Comments on: China hits a welcome turning point Thu, 21 Jul 2016 07:57:19 +0000 hourly 1 By: doctorjay317 Fri, 18 Jun 2010 02:24:17 +0000 “Yes wages there do need to rise but when they do, watch the flood of companies relocating back to the West when wages for the lowest paid worker reach parity with the same workers in the West.”

This will never happen. At most, it will dilute the extremes. Parity? Never. It’s not just about economics. It’s about work ethics as well. And this will never change.

By: twiceshea Thu, 17 Jun 2010 20:24:07 +0000 I think it depends on how much freedom it is willing to give up to the people. My own thought is probably not much and I expect the yuan to stay strong, so I think China is just making more troubles for itself in the future.

By: SurajZ Thu, 17 Jun 2010 18:43:34 +0000 There are still billions of workers who are ready to fill the Chinese and Indian workers shoes. This division of labour, as envisioned by Adam Smith, will continue until a 16 year old from England and a 16 year old from India and China, with no qualifications or experience, will command a similar wage.

This division of labour will find increasing equilibrium in qualified jobs as well. Its good for the world. The West as we know it will lose its power and propensity to bully. Less people will be killed needlessly and less hatred.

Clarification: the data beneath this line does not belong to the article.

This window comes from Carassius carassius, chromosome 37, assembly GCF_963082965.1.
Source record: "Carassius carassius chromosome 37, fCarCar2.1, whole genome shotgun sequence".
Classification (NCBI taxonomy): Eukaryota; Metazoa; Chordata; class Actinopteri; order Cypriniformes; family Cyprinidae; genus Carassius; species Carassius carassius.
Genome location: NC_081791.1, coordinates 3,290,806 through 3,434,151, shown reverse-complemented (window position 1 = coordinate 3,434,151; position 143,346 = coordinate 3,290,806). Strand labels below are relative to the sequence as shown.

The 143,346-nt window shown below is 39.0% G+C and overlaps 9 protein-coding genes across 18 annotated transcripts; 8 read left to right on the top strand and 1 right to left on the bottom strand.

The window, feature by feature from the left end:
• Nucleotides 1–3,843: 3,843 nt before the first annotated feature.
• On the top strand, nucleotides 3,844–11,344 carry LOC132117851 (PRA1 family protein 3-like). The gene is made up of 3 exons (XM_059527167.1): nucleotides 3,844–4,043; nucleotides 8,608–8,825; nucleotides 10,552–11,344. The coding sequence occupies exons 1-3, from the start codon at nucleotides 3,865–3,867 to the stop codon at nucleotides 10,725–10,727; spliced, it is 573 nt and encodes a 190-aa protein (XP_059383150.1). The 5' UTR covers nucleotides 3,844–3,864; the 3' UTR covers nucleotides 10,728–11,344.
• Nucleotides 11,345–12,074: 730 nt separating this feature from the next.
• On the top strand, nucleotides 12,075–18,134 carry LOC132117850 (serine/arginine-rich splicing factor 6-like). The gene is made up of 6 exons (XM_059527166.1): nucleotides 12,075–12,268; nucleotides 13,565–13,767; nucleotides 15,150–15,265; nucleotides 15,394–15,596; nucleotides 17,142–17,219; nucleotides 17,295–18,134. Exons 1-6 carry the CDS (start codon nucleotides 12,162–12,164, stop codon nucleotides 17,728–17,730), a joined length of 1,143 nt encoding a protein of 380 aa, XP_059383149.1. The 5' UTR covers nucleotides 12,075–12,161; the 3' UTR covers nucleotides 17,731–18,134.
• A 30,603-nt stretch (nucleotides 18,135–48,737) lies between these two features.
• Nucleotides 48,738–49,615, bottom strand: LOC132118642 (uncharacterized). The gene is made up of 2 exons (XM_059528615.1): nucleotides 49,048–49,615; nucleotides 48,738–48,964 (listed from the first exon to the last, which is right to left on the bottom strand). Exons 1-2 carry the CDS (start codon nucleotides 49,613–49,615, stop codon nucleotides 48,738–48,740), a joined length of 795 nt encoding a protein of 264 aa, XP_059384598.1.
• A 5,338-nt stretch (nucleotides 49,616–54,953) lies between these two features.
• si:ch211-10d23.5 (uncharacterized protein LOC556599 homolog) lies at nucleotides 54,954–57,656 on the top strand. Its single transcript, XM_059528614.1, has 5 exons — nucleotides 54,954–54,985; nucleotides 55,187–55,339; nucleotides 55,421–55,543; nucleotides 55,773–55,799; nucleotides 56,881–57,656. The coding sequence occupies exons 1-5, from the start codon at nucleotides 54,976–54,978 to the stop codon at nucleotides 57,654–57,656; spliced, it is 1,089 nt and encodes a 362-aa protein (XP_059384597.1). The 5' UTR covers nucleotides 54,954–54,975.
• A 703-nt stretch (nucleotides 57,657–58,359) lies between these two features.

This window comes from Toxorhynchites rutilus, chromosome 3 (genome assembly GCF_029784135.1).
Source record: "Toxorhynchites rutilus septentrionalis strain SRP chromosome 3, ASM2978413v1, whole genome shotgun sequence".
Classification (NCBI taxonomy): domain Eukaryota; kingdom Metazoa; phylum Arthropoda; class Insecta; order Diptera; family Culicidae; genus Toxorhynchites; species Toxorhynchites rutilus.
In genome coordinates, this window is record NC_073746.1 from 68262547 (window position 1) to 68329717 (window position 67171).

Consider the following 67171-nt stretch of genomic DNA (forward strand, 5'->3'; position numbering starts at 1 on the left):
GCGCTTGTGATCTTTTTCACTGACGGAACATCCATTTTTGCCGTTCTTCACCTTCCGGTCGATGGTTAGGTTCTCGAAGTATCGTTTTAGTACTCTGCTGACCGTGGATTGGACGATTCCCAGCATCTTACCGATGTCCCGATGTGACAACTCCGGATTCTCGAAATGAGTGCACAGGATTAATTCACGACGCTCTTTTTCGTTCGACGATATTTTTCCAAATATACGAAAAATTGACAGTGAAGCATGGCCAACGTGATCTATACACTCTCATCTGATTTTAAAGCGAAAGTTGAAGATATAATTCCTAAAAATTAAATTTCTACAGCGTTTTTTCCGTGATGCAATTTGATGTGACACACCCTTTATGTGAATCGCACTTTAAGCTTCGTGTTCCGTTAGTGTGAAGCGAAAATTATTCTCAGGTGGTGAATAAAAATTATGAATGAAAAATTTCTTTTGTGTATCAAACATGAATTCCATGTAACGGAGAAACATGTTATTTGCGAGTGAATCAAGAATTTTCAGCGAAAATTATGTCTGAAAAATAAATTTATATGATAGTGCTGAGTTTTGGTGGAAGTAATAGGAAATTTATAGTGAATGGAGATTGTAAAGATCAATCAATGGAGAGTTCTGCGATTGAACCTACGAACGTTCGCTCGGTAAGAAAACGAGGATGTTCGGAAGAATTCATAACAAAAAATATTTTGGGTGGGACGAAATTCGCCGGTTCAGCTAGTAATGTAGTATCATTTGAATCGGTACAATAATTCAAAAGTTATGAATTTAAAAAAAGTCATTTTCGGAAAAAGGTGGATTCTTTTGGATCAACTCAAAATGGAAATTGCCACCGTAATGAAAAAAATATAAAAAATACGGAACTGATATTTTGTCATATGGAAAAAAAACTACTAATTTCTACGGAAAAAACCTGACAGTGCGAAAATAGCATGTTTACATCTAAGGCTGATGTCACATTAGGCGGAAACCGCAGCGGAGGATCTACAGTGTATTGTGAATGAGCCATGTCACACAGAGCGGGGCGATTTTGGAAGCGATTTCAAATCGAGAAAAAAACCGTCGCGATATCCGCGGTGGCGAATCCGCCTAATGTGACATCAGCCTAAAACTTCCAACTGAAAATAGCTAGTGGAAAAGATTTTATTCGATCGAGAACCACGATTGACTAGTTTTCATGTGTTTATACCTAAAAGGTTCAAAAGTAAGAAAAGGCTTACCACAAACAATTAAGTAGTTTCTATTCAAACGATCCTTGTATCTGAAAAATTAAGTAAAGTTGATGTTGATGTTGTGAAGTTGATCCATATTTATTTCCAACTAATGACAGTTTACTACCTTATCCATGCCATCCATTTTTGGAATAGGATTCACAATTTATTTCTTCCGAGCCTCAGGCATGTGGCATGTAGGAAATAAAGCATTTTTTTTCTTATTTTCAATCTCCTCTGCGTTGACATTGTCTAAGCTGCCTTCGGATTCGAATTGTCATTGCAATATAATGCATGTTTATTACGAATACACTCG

By: battersea2 Thu, 17 Jun 2010 17:13:15 +0000 Hi James
Thanks for your articles I have frequently learned from and enjoyed them .
Re current article having spent most of the last 8 years in China I feel you underestimate the complexity of the society .
I would completely agree with your views if Shanghai could be regarded as typical[which it is not] however in my experience the disparity between areas like Shanghai should not be underestimated [yes an office worker in Shanghai may be earning 5000-7000 RMB ,750-1000ish USD per month] and be aspiring to home ownership and the trimmings ,+ car and holidays etc etc . The average person in most of the regions [ Laioning, Herbei, Jiangzu , Zehjiang, Shandong, Shanxi etc etc]I know , the average is closer to 500 – 1000 RMB [75 -150 USD] per month ,given that most are raising families and paying in full for health care and children’s education ,it’s hard , and the US’s problems are a matter of indifference.